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Ballast water management - USCG final rules

Ballast means a weight loaded onboard a ship to make her seaworthy on a voyage without cargo. Initially, this could have been anything, often just sand and stones from the beach. However, modern ships use seawater in the double bottom tanks, peak tanks, and specially constructed ballast tanks. Nevertheless, carrying ballast water from one place to another associated with many environmental issues. Hundreds of invasive marine species that might be transferred through untreated ballast water can ruin a local ecosystem. In the US, therefore, stringent regulation is in-force to prevent the marine environment. The USCG Regulations 33 CFR Part 151 and 46 CFR Part 162 entered into force on 21 June 2012. It required vessels to treat ballast water with a USCG type-approved system while in a US port. Since IMO type-approved Ballast Water Management Systems do not meet USCG requirements; therefore, the USCG adopted its type approval protocol as there were concerns about the IMO approval process meeting the D-2 standard.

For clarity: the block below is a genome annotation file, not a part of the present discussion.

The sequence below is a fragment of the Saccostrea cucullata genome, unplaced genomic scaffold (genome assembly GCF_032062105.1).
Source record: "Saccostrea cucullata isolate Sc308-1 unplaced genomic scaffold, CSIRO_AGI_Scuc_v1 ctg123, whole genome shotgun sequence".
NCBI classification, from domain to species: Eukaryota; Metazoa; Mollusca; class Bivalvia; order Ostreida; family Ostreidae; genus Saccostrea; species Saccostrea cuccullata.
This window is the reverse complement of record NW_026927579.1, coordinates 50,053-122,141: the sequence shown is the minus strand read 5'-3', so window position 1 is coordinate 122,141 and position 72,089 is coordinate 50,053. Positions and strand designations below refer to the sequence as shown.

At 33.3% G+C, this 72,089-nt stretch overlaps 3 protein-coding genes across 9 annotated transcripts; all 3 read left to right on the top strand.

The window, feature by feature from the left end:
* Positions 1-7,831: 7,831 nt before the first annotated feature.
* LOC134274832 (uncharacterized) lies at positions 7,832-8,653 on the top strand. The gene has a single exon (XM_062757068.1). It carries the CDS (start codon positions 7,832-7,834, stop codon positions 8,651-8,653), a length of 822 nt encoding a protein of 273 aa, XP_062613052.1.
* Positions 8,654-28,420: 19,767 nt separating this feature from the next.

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USCG Final Rule - The Key Points

If a ship operates in US waters, it must comply with the USCG Final Rule.

Implementation : U.S. territorial sea - 12 nautical miles. Applicability : Sea-going vessels previously required to conduct Ballast Water Exchange.Coastwise vessels that do not operate outside the US Exclusive Economic Zone (EEZ) that:
Approaching US water
Approaching US water

Great Lakes:: Vessels over 1600 GRT that depart the Great Lake, transit beyond Anticosti Island and return and pass upstream of Snell Lock, aka "Salties."

Exemption : i)Crude oil tankers engaged in coastwise trade.
ii)Any vessel of the US Armed Forces.
iii)Any warship, naval auxiliary, or other vessel owned or operated by a foreign state currently used for government or non-commercial service.
iv)Deviation from planned voyage (as per 33 CFR 151.2055)
v)For full list of exemptions refer to: 33 CFR 151.2015.

Ballast water management USCG Final Rule Jurisdiction
Ballast water management USCG Final Rule Jurisdiction

Jurisdiction : See table below

Standards : Same as IMO Convention, Regulation D-2. Ballast water exchange at sea is not considered an ideal method of Ballast Water Management; however, efforts are being made to develop treatment methods to comply with the BWM Convention Regulation D-2 Regulation D-2 specifies that treated and discharged ballast water must be within limits set in the table.

Testing : The USCG protocol requires that a USCG test systems approved independent laboratory in both land-based and shipboard testing environments.

Ballast operations and monitoring :On March 28, 2013, the U.S. Environmental Protection Agency (EPA) signed the final 2013 National Pollutant Discharge Elimination System (NPDES) Vessel General Permit (VGP).

USCG Compliance Options: There are several options for compliance with the USCG Final Rule.